CSCOPE Under the Microscope
The Senate Education Committee heard four hours of testimony Tuesday on a bill by Senator Dan Patrick that would require the State Board of Education to sign off on all lesson plans included in the online curriculum management tool CSCOPE.
On Tuesday afternoon the Senate Education Committee heard testimony on a bill that would grant the State Board of Education oversight of CSCOPE, an online curriculum delivery system that has drawn the ire of conservative activists for its alleged “progressive, pro-Islam bias.”
Four hours later, almost everyone had been frustrated. “It appears to me that many of the people who are defending [CSCOPE] are defending it regardless of the information provided,” said Dan Patrick, a Republican state senator from Houston. “It’s almost as if nothing that is shown or said will change their minds.”
The CSCOPE system, which was developed by a consortium of state-funded education service centers, is used by some 875 school districts in Texas. Teachers can log on and download a variety of lesson plans—created by educators from around the state—on a full spectrum of subjects, including social studies and science, which incorporate the Texas Essential Knowledge and Skills (TEKS). It first gained national attention last November when conservative talk show host (and recent Dallas transplant) Glenn Beck mentioned a lesson on his show that said that, from the British perspective, the Boston Tea Party could be considered an act of terrorism.
Patrick, who chairs the Senate Education Committee, had explained that he drafted SB 1406 because of his “great concerns about the management, the supervision, and the oversight” of the system. Proponents of the bill who testified shared those concerns; some complained that another lesson on Islam said that “Allah” was another word for “God.” Others complained that material in the lesson plans was not always appropriate for grade level.
Notably, some of the SBOE members themselves took a tempered view. First up was Barbara Cargill, the chair of the board, who explained that after a January hearing in Patrick’s committee she had convened an ad hoc committee made up of four SBOE board members and three CSCOPE directors to review materials and correct any errors found.
Patrick was dissatisfied with that approach; per his bill, he would rather have the SBOE “maintain oversight and direction” of CSCOPE, which would mean the state board must sign off on the program’s lesson plans. Another acceptable outcome for Patrick, he said, would be for CSCOPE to get out of the business of producing lesson plans entirely and return to being simply a curriculum management tool.
Panel after panel of superintendents—most from small rural districts, which are not known to be a hotbed of progressive radicalism—testified against Patrick’s bill. Many were upset that the measure could impede local control of their lesson plans, and argued that the state board, which sets the curriculum standards for the Texas Essential Knowledge and Skills (TEKS), has sufficient oversight already.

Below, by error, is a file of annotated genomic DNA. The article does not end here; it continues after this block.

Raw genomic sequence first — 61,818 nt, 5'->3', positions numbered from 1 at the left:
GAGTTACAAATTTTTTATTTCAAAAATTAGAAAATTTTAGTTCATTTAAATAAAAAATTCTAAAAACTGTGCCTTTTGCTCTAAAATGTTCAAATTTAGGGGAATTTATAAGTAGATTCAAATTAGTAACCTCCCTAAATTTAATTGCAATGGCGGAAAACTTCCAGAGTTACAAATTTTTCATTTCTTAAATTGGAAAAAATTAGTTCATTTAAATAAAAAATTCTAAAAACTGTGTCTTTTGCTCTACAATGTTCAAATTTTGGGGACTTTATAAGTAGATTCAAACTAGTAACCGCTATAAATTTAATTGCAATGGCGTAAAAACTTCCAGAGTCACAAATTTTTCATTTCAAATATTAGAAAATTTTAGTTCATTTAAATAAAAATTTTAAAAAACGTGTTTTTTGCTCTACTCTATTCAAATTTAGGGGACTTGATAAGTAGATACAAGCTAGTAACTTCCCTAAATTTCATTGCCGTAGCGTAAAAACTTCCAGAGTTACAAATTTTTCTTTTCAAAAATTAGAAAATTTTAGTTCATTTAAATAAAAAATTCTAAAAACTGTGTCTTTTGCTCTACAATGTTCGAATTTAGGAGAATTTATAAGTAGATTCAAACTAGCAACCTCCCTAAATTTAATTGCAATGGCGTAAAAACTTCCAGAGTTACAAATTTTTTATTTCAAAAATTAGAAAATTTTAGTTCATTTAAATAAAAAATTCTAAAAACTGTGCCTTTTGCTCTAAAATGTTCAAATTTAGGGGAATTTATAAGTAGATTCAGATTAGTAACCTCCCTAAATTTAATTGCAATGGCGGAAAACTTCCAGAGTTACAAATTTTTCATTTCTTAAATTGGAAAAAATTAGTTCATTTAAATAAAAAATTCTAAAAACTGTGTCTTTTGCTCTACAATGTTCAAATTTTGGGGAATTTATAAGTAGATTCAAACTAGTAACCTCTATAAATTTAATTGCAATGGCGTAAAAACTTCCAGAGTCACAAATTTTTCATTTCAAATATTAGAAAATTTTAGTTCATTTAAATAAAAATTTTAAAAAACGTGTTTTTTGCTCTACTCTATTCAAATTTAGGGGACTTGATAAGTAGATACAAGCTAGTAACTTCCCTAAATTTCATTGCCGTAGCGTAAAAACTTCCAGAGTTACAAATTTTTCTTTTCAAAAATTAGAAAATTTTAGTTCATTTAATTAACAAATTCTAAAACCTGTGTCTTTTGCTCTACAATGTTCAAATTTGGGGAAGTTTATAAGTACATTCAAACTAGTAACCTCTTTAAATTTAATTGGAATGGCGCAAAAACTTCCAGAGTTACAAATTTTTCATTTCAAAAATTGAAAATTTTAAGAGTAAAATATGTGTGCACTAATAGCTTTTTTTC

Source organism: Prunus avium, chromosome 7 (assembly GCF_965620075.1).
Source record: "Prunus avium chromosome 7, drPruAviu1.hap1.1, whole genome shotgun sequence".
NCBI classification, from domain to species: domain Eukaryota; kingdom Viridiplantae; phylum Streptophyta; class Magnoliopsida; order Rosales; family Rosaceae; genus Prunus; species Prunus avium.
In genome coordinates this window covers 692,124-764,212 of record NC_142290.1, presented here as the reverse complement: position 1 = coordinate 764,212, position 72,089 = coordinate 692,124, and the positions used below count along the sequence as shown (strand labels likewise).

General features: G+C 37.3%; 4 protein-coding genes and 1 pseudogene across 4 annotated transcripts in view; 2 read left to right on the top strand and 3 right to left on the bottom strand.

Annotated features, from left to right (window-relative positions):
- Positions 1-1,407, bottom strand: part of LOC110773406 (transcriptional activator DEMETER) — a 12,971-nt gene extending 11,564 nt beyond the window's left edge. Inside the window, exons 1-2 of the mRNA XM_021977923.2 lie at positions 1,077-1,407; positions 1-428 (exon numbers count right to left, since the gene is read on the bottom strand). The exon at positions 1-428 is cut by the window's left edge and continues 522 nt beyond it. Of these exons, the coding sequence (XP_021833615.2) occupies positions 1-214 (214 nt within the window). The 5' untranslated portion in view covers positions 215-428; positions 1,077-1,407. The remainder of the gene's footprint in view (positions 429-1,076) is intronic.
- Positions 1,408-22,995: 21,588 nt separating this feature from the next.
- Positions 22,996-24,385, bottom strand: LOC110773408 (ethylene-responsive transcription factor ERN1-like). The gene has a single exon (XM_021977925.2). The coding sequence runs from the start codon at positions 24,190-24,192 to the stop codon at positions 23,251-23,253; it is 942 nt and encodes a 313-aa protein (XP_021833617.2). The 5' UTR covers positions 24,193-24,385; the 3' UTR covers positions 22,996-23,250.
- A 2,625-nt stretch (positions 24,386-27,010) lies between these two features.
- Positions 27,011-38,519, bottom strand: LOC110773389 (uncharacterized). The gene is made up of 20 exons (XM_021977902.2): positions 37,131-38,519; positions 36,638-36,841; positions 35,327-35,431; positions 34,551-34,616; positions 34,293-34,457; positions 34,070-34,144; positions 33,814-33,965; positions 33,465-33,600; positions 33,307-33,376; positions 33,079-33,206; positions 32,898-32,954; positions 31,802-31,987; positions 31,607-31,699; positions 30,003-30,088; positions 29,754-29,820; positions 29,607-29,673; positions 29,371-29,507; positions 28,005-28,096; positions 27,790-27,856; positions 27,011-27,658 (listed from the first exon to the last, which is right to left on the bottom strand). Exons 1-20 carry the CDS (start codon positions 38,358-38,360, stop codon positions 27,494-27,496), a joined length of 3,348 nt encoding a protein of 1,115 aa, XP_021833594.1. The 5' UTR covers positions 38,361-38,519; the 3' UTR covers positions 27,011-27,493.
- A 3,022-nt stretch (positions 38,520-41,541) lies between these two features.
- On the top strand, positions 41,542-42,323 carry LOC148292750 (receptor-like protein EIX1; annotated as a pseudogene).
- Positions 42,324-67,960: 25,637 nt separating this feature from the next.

“CSCOPE is a Texas product created by Texas educators for Texas kids to prepare for Texas testing,” said Kevin Stanford, superintendent of Kerens ISD, a rural district in East Texas with 657 students. “It’s not perfect, but it can be corrected and, as noted by Ms. Cargill, it can be corrected quickly.” Stanford said he worried about adding another layer of bureaucracy to the process.
“Do you understand the reason for our bill is to—like [with] textbooks—have oversight?” Patrick asked, leading into his question the same (rather condescending) way he has all session towards witnesses opposed to his bills. Patrick insisted this added scrutiny would eliminate errors.
“Every textbook that I’ve ever been associated with has had a mistake,” Stanford said.
“At least with textbooks the State Board of Education is there to whittle down those mistakes,” Patrick retorted.
Robert Duncan, a Republican senator from Lubbock, cautioned that having the SBOE move into the business of reviewing curriculum down to the level of lesson plans could be costly. “If you’re going to do this, the road’s going to be rocky,” he said. “You’re going to have to staff up the state board.” Instead, Duncan advocated sticking with the model offered by Cargill. He said he feared that Patrick’s proposed model could “set up some situation when eventually the state will take over this role of curriculum development and take it away from the schools and the teachers.”
Patrick found more support from Sen. Donna Campbell, R-New Braunfels, who said she agreed with parents’ complaints that they should be able to access all of CSCOPE’s lesson plans for review. “CSCOPE was shrouded in secrecy. We need transparency,” she said.
That last point was one with which Thomas Ratliff, a SBOE member, could agree. “Much of this has been blown out of proportion,” Ratliff told the committee. “Many of the problems can be solved with transparency.”
But unlike Campbell, Ratliff thought Patrick’s bill was no panacea. “I believe that transparency works,” he said. “But four days after the state board has its first meeting on this here we are talking about more regulations. Let transparency work.”